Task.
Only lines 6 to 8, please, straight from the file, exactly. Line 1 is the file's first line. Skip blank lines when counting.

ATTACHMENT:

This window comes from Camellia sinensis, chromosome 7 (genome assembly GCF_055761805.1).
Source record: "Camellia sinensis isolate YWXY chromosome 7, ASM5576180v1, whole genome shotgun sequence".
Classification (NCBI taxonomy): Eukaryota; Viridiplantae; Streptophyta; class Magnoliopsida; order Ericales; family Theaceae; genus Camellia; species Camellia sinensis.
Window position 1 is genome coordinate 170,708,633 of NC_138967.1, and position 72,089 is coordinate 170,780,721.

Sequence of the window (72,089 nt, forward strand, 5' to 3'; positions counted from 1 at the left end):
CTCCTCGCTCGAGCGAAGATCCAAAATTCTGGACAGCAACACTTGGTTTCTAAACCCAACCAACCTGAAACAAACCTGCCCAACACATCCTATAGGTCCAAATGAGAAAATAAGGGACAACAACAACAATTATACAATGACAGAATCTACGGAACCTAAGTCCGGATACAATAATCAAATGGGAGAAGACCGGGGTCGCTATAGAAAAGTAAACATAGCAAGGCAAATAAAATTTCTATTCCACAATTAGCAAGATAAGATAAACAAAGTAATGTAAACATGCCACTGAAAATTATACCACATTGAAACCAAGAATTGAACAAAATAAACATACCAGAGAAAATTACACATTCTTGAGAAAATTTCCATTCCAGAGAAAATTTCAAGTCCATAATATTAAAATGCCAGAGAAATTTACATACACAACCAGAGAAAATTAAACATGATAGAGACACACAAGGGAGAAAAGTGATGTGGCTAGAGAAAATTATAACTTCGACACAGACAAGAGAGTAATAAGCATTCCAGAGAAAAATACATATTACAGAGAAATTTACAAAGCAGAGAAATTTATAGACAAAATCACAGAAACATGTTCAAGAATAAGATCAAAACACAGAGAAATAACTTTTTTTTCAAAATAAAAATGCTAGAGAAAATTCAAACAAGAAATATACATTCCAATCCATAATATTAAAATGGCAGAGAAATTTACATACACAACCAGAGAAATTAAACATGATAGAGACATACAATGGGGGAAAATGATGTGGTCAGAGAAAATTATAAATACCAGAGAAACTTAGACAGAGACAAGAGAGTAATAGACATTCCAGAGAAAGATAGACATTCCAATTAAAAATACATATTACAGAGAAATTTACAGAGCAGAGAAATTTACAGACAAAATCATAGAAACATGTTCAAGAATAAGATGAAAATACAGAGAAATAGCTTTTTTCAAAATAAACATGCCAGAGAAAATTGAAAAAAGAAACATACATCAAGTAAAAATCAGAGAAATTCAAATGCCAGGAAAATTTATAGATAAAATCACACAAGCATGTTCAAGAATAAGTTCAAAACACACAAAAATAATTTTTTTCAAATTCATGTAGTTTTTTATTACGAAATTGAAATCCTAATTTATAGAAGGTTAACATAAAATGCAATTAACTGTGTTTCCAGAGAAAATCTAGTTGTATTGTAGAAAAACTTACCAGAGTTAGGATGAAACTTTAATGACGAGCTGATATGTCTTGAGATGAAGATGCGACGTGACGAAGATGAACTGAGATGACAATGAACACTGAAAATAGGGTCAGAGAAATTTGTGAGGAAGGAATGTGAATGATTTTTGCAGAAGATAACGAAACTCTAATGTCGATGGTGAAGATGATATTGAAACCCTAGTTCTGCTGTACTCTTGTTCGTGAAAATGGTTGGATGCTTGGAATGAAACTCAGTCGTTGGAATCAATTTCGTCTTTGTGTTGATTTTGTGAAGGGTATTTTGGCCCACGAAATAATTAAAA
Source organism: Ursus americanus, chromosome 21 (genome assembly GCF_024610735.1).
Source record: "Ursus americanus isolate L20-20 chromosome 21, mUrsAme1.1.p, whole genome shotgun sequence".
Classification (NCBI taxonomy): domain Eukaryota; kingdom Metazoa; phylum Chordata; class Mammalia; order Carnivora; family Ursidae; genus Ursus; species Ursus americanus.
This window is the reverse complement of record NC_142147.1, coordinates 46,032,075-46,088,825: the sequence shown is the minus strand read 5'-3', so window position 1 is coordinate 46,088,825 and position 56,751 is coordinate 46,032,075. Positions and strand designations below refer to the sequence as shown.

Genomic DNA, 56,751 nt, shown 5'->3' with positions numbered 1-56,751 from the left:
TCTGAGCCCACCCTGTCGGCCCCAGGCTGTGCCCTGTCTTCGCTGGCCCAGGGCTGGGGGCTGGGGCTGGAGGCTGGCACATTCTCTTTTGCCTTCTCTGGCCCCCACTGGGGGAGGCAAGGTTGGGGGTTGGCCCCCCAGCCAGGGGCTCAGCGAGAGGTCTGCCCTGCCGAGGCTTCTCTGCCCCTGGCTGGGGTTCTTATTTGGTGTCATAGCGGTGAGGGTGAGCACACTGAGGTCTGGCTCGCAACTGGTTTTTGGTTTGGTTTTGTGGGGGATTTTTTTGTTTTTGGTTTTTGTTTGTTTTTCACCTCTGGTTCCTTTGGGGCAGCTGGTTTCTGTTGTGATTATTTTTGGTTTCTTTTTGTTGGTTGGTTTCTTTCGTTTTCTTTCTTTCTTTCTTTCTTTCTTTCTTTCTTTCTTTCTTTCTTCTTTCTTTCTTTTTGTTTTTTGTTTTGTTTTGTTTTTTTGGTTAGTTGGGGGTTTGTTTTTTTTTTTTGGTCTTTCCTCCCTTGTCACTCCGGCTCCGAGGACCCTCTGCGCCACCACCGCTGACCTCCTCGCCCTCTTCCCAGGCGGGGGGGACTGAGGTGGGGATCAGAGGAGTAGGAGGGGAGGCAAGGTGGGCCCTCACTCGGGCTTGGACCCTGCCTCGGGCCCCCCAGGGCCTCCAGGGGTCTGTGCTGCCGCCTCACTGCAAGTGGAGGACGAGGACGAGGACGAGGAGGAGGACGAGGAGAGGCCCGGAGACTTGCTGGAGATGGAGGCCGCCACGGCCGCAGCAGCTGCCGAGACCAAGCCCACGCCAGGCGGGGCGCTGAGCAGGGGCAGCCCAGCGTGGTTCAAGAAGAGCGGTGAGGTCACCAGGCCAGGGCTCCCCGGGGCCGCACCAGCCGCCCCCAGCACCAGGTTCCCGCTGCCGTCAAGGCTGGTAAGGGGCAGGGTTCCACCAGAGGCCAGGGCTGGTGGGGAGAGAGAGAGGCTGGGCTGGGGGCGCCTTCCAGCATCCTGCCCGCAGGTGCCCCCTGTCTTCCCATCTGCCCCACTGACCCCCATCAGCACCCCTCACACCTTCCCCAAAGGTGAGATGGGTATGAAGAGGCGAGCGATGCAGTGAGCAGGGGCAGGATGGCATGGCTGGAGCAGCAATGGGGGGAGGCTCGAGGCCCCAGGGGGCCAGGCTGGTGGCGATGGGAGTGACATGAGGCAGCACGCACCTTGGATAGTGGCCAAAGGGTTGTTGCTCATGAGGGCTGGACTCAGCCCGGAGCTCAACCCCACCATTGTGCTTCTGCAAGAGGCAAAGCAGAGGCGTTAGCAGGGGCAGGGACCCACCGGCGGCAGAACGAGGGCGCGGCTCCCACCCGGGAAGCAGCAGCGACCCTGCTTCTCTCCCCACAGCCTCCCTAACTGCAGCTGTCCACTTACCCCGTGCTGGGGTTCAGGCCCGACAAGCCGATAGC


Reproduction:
CTCCTCGCTCGAGCGAAGATCCAAAATTCTGGACAGCAACACTTGGTTTCTAAACCCAACCAACCTGAAACAAACCTGCCCAACACATCCTATAGGTCCAAATGAGAAAATAAGGGACAACAACAACAATTATACAATGACAGAATCTACGGAACCTAAGTCCGGATACAATAATCAAATGGGAGAAGACCGGGGTCGCTATAGAAAAGTAAACATAGCAAGGCAAATAAAATTTCTATTCCACAATTAGCAAGATAAGATAAACAAAGTAATGTAAACATGCCACTGAAAATTATACCACATTGAAACCAAGAATTGAACAAAATAAACATACCAGAGAAAATTACACATTCTTGAGAAAATTTCCATTCCAGAGAAAATTTCAAGTCCATAATATTAAAATGCCAGAGAAATTTACATACACAACCAGAGAAAATTAAACATGATAGAGACACACAAGGGAGAAAAGTGATGTGGCTAGAGAAAATTATAACTTCGACACAGACAAGAGAGTAATAAGCATTCCAGAGAAAAATACATATTACAGAGAAATTTACAAAGCAGAGAAATTTATAGACAAAATCACAGAAACATGTTCAAGAATAAGATCAAAACACAGAGAAATAACTTTTTTTTCAAAATAAAAATGCTAGAGAAAATTCAAACAAGAAATATACATTCCAATCCATAATATTAAAATGGCAGAGAAATTTACATACACAACCAGAGAAATTAAACATGATAGAGACATACAATGGGGGAAAATGATGTGGTCAGAGAAAATTATAAATACCAGAGAAACTTAGACAGAGACAAGAGAGTAATAGACATTCCAGAGAAAGATAGACATTCCAATTAAAAATACATATTACAGAGAAATTTACAGAGCAGAGAAATTTACAGACAAAATCATAGAAACATGTTCAAGAATAAGATGAAAATACAGAGAAATAGCTTTTTTCAAAATAAACATGCCAGAGAAAATTGAAAAAAGAAACATACATCAAGTAAAAATCAGAGAAATTCAAATGCCAGGAAAATTTATAGATAAAATCACACAAGCATGTTCAAGAATAAGTTCAAAACACACAAAAATAATTTTTTTCAAATTCATGTAGTTTTTTATTACGAAATTGAAATCCTAATTTATAGAAGGTTAACATAAAATGCAATTAACTGTGTTTCCAGAGAAAATCTAGTTGTATTGTAGAAAAACTTACCAGAGTTAGGATGAAACTTTAATGACGAGCTGATATGTCTTGAGATGAAGATGCGACGTGACGAAGATGAACTGAGATGACAATGAACACTGAAAATAGGGTCAGAGAAATTTGTGAGGAAGGAATGTGAATGATTTTTGCAGAAGATAACGAAACTCTAATGTCGATGGTGAAGATGATATTGAAACCCTAGTTCTGCTGTACTCTTGTTCGTGAAAATGGTTGGATGCTTGGAATGAAACTCAGTCGTTGGAATCAATTTCGTCTTTGTGTTGATTTTGTGAAGGGTATTTTGGCCCACGAAATAATTAAAA
Source organism: Ursus americanus, chromosome 21 (genome assembly GCF_024610735.1).
Source record: "Ursus americanus isolate L20-20 chromosome 21, mUrsAme1.1.p, whole genome shotgun sequence".